Knowing the words and how to properly apply them, as well as the different ways you can say something with a different word is absolutely essential for writing.
A good dictionary and thesaurus will help you find the absolute best words for your writing.
For dictionaries to look up a single word, I often use Dictionary.com and Merriam Webster. For a thesaurus, I usually use Thesaurus.com. If you want to look up English idioms, try The Idioms. If you’re trying to find the meaning of slang words, try the Urban Dictionary.
If you haven't listened to it yet, you should check out our episode on How to Use a Dictionary (Properly).
One downside of traditional dictionaries is that it’s difficult to know how the words are related to each other.
Visuwords is basically a dictionary that shows you, visually, the relationship between a word and other words. This tool helps you learn through visual association with other words, making use of your imagination and visual memory. This tool allows you to improve your English writing skills by allowing you to type words, and see their spelling, phonetic changes and how to apply them.
7. Online Writing Communities
The second last free tool to improve your writing in English that I’ll share is the multitude of online writing communities. These are filled with people who are willing to provide you feedback on your writing to make it better.
Making use of this great resource—other people—is one of the best ways to really improve your writing.
Here are a couple places you can find English writing communities:
Keep in mind that these tend to be for serious writers, perhaps better for a more advanced level. Still, joining an online community can help you stay motivated to write and get better at it.
8. A Journal
This is maybe the easiest and most powerful tool to get better at writing: a journal. A journal is just a book where you can write about anything: your day, your feelings, your dreams, your goals, and more. You can even use it to write down any new vocabulary that you learn as you progress through your English journey.
A journal is powerful because it’s personal. Writing is, in general, difficult… but writing about ourselves can be easier than other kinds of writing.
Don’t forget to read
As a last point, I’ll just remind you that one of the best ways to improve your writing is by reading.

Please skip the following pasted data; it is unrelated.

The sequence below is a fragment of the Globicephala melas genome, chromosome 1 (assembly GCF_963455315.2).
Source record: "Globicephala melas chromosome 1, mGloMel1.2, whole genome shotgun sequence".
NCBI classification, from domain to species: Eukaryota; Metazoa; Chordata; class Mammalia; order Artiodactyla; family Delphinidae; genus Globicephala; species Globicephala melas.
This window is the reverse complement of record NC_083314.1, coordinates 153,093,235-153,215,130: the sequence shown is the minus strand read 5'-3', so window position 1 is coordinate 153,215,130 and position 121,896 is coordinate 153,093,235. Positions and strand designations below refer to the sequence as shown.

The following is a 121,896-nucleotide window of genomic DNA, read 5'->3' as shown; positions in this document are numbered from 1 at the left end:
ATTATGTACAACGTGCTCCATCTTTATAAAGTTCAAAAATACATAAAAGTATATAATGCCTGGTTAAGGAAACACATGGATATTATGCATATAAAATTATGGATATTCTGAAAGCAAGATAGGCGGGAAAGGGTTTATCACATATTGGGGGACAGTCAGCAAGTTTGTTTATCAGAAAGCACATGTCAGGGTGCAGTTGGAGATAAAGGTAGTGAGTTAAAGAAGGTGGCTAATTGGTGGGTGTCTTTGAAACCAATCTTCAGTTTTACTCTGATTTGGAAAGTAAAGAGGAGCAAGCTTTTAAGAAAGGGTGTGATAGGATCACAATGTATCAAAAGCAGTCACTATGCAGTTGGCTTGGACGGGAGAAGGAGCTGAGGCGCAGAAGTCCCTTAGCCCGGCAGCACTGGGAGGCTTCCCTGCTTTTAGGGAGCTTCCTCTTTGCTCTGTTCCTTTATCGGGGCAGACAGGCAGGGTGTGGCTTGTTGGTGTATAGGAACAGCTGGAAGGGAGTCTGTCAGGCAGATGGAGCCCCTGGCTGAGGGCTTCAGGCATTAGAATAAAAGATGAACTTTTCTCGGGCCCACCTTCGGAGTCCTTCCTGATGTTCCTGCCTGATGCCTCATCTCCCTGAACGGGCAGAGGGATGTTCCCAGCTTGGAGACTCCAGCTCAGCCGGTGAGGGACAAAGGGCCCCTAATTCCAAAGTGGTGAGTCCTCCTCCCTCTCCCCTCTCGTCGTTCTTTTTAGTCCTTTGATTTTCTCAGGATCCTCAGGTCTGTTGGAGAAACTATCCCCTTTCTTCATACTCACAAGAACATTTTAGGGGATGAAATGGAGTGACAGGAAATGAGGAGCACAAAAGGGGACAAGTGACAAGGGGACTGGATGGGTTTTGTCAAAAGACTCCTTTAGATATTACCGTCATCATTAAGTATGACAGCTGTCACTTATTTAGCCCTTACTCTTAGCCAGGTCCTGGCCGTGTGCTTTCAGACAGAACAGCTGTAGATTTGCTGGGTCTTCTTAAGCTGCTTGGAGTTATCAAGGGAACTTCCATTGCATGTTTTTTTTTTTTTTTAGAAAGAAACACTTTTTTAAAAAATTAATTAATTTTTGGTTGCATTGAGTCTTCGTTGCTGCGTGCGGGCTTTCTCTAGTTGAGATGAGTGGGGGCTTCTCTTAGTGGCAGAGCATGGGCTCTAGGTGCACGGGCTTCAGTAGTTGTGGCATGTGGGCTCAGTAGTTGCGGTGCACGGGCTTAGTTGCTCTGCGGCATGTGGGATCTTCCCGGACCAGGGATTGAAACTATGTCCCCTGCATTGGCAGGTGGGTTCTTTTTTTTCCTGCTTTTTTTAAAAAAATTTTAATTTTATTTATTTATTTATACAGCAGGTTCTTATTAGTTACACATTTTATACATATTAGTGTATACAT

Reading widely helps you:
- See how English is written by professional writers. Sometimes our writing style reflects our native tongue; for example, Italians writing in English tend to have long, complex sentences. Reading in English can give you a sense of the kinds of styles that are used in English and will help you develop your own English writing style.
- Appreciate writing for a variety of media and audiences. Reading widely will help you see the difference between, say, writing for a journalistic style that you might see in a newspaper, a more casual style that you might see in a blog, academic writing style, and so on. Reading a variety of writing will help you be a more flexible writer yourself.
- Enjoy learning to write. The best part about reading is that it’s enjoyable. It’s a fun way to improve your writing, and with the right book, it won’t feel like you’re studying. It’ll be a pleasure.
Writing without reading is like speaking without listening. You need to read to write well. Learning to consume English texts will help you ultimately produce them.
Don’t just write and don’t just read. Do both.
Practice Makes Progress
Writing may not always be our first choice of skill to focus on, but it’s important. Writing well in English will help you in school, work, and to just generally express yourself.
What’s the best way to get better at writing? Write. Practice makes progress.
I’ve given you a list of the best free tools that you can use to improve your writing. Don’t be afraid of trying them out. As always, at the end of the day, choose the ones that work best for you.
And then practice!